Wildfire enters the tournament with a mixed record, but one that indicates their high seed — 7th overall — is earned. They are 5-4 against the field, with all of their wins coming against lower seeded teams and three of their four losses coming against pool one seeds. The fact that they were blown out by the top teams doesn’t bode well for their chances of upsetting Brute Squad and gaining control of Pool B, but their ability to consistently defeat teams ranked below them portends them holding seed. A winnable prequarter could be waiting for them, and a quarters appearance would be a big win for a Wildfire team that doesn’t have a lot of Nationals experience on the roster.

Handlers Brittany Cabriales and Vivi Mai run the show with impressive break throws and deep looks. The cutting line is versatile and includes Kelly Tidwell and Erin Crider, two scrappy and experienced athletes with the ability to throw deep hucks of their own. Wildfire will be hindered, however, by the loss of star rookie Kristen Pojunis, who was consistently a triple threat for them this season. Pojunis was injured at the last practice of the season, a devastating emotional note on which to enter your first Nationals.

Wildfire doesn’t have much experience at this level or against these teams. They also didn’t earn a lot of elite games this regular season. For them, the value of a Pro Flight spot is very real and they are fortunate they’ll draw in with a young Showdown and another Nationals first-timer in Rival. Pool B was probably the best draw Wildfire could ask for.

Likely Ceiling: Quarterfinals
Likely Floor: Prequarters

Austin Showdown [Pool #3, Overall #11]

The Texas team is still working through several years of turnover, and as a result they are 3-10 against the field this weekend. Showdown will be fighting for their lives in their final round against Rival, and they will have to rely on their veterans’ experience to keep them in the bracket.

Showdown has qualified for Nationals every year since 2008, and Katey Forth has been part of that roster since 2009. Alongside her sister, Bex, and longtime players like Janel Venzant and Marissa Land, Forth can wrestle breaks out of close games with an indomitable play style. These women understand the specific brand of mental toughness you need for the long weekend.

Leading the new guard of Showdown are some of Texas Melee’s finest: Shiru Liu, Domenica Sutherland, and first-year players Laura Gerencser and Julia Schmaltz add speed and height to Melee’s game.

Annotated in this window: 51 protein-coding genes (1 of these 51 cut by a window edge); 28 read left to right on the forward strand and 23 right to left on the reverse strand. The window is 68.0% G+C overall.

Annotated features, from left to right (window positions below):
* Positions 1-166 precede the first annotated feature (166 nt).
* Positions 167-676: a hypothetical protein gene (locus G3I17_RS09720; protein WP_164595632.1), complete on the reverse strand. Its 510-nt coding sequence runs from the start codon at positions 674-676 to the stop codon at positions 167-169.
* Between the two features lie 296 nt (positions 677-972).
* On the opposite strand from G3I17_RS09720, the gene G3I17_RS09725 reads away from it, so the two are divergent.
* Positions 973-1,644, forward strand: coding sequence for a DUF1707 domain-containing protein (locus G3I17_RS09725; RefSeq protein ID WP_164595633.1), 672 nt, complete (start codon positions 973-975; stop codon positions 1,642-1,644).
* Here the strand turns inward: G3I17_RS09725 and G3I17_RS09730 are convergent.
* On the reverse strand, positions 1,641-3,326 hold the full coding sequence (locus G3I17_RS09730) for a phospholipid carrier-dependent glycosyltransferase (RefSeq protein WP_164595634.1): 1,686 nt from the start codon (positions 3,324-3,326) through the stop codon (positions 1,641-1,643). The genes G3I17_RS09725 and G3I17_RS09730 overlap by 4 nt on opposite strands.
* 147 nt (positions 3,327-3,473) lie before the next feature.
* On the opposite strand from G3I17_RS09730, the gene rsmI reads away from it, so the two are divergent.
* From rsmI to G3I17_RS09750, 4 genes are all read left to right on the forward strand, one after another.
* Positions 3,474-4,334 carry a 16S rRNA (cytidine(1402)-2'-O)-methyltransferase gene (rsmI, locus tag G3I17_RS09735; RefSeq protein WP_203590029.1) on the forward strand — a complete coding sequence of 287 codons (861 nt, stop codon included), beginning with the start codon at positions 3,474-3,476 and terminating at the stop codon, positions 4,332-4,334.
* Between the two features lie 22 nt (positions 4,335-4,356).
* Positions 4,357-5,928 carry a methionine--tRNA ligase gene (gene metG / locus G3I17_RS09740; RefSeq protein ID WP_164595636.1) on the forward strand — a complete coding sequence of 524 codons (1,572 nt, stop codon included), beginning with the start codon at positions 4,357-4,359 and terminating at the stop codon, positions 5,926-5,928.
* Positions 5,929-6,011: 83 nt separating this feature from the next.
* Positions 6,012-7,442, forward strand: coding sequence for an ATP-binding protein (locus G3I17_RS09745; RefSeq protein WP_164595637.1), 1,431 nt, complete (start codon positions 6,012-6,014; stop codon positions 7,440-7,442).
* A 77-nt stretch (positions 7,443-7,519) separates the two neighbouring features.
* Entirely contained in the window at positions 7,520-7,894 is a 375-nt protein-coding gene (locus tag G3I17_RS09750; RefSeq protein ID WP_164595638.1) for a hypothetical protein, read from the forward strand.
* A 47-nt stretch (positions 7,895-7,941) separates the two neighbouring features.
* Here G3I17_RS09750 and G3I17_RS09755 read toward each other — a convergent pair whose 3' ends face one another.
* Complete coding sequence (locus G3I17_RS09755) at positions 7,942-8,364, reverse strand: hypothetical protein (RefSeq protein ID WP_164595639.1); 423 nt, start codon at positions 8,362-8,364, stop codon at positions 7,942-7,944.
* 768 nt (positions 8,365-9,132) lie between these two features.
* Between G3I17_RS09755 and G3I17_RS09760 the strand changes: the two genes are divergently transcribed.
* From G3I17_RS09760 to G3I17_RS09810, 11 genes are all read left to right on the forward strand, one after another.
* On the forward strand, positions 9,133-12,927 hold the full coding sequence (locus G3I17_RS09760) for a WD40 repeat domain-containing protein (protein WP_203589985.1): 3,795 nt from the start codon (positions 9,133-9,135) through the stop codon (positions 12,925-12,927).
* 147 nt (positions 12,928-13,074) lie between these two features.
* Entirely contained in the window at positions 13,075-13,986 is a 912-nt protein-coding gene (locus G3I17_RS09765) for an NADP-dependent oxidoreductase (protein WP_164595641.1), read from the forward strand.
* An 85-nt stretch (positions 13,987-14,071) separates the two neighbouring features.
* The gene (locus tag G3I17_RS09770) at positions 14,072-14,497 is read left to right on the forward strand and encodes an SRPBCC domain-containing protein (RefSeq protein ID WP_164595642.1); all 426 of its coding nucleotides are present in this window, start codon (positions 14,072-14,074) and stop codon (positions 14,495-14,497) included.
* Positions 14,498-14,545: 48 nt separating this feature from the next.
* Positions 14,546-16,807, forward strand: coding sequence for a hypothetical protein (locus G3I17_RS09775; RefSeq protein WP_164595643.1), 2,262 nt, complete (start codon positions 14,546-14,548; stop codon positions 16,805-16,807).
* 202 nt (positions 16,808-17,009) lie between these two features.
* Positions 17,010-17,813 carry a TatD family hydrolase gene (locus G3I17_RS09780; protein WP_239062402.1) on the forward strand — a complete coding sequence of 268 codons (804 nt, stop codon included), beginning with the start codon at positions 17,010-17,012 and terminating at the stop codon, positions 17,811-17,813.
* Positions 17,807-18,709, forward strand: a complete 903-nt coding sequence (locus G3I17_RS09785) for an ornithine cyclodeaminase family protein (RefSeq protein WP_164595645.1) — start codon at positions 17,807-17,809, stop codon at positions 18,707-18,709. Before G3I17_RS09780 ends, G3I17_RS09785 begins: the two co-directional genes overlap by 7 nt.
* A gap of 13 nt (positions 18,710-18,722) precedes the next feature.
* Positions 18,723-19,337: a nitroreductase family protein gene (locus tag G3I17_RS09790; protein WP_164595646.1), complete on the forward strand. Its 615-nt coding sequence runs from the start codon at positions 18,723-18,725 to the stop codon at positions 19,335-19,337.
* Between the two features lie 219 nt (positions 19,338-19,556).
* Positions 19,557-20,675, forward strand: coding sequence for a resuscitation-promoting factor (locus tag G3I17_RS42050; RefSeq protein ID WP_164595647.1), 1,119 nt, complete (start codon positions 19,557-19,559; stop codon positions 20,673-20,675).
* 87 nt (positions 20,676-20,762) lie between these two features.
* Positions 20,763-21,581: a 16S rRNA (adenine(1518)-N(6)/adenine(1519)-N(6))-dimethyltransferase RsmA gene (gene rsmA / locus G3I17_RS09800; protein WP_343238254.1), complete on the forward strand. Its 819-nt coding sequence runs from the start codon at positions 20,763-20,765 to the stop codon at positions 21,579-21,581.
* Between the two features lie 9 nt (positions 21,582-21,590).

In the only regular season matchup between two Pool B teams, Showdown fell to Brute Squad 13-7 at Colorado Cup. The Austin team did pull out two big wins that weekend, however, over Ozone and Phoenix, proving they have what it takes to break seed this weekend in Rockford. Domenica Sutherland, and Shiru Liu lead the charge in an impressive, handler heavy Showdown lineup. Sarah Levinn, an elite deep threat, provided sparks downfield.

The experience of this program is their strength with two first-year qualifiers in their pool. Wildfire had a superior regular season, but facing injury and inexperience, Showdown’s throwers could be the biggest factor if the conditions tilt towards bigger gusts. They stand to benefit from the format changes and have the potential to finish second or last in this pool.

Likely Ceiling: Quarterfinals
Likely Floor: Done on Day One

Columbus Rival [Pool #4, Overall #14]

Another team making their nationals debut in Pool B is Rival, a second year team consisting of players from Ohio and Michigan. Don’t let their rookie status fool you: Rival is coached by the legendary DeAnna Ball, who coached Ohio State to their national title in 2014. They may not get an upset in their pool, but they could have a few tricks this weekend.

The team snagged a few stars from Nemesis who have been on the big stage before: Becky “Tots” Moore plays with the field IQ of someone a decade older, and Sara Scott has an endless motor and ferocity on both sides of the disc. Theresa Zettner tends to fly under the radar, but is one person to watch out for this weekend. Her high release breaks, and tenacity in the air may make the difference for Rival in close games. Along with Kristin Smiach, Janine Walker, and Caitlin Harley, they provide steadiness and experience.

Alongside Tracey Lo, Hannah Henkin, Talia Barth, and Bailey Torvinen, the women all come from the Michigan faction of the team. The Flywheel program is known for developing players with high field intelligence, and each of these players work well in the system Ball has crafted. Rival will navigate the Rockford fields like they’ve been there before (it’s the Great Lakes…they have been).

Stevie Miller, Katie Backus, and Sadie Jezierski are the players to watch from the Ohio side of the rivalry. Miller spent this summer on the All-Star Tour, and her sheer consistency with the disc in her hands will steady Rival against high-pressure defense from Brute Squad and Showdown. Jezierski competed on the 2014 WJUC U19 team, and she was a key piece in Ohio State’s return to nationals this year, and can counteract her aggressive turnovers with huge plays.

It’s hard to envision a high ceiling for Rival, who has only played four Nationals teams all year, and went 1-3 in those games, only defeating fellow pool four seed Green Means Go. They have been building and have little to lose at Nationals, and won’t be afraid of the conditions in Rockford. But getting past prequarters seems like a big ask and a tough run in pool play also is a likely outcome.

Likely Ceiling: Prequarters
Likely Floor: Done on Day One